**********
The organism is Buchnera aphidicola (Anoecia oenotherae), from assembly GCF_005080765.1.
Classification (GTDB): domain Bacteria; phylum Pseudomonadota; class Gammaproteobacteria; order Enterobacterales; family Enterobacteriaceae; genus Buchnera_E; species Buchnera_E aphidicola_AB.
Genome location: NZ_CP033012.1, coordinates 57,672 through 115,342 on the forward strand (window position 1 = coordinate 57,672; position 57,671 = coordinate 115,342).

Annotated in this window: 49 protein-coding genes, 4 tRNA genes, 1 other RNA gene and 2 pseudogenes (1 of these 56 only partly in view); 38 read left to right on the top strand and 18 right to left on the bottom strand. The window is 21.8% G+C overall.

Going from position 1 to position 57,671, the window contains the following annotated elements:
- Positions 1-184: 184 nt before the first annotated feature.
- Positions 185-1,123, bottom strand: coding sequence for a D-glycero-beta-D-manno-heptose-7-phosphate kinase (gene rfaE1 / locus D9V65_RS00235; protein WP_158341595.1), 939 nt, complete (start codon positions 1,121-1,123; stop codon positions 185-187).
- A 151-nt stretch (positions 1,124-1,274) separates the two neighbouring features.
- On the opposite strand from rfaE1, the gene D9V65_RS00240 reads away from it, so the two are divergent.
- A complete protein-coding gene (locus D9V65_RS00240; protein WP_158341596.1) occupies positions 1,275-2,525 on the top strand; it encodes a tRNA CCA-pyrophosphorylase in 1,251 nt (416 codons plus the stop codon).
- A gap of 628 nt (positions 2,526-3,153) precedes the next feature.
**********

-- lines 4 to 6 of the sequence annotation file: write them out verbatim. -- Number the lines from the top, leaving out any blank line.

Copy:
Annotated in this window: 49 protein-coding genes, 4 tRNA genes, 1 other RNA gene and 2 pseudogenes (1 of these 56 only partly in view); 38 read left to right on the top strand and 18 right to left on the bottom strand. The window is 21.8% G+C overall.

Going from position 1 to position 57,671, the window contains the following annotated elements:
- Positions 1-184: 184 nt before the first annotated feature.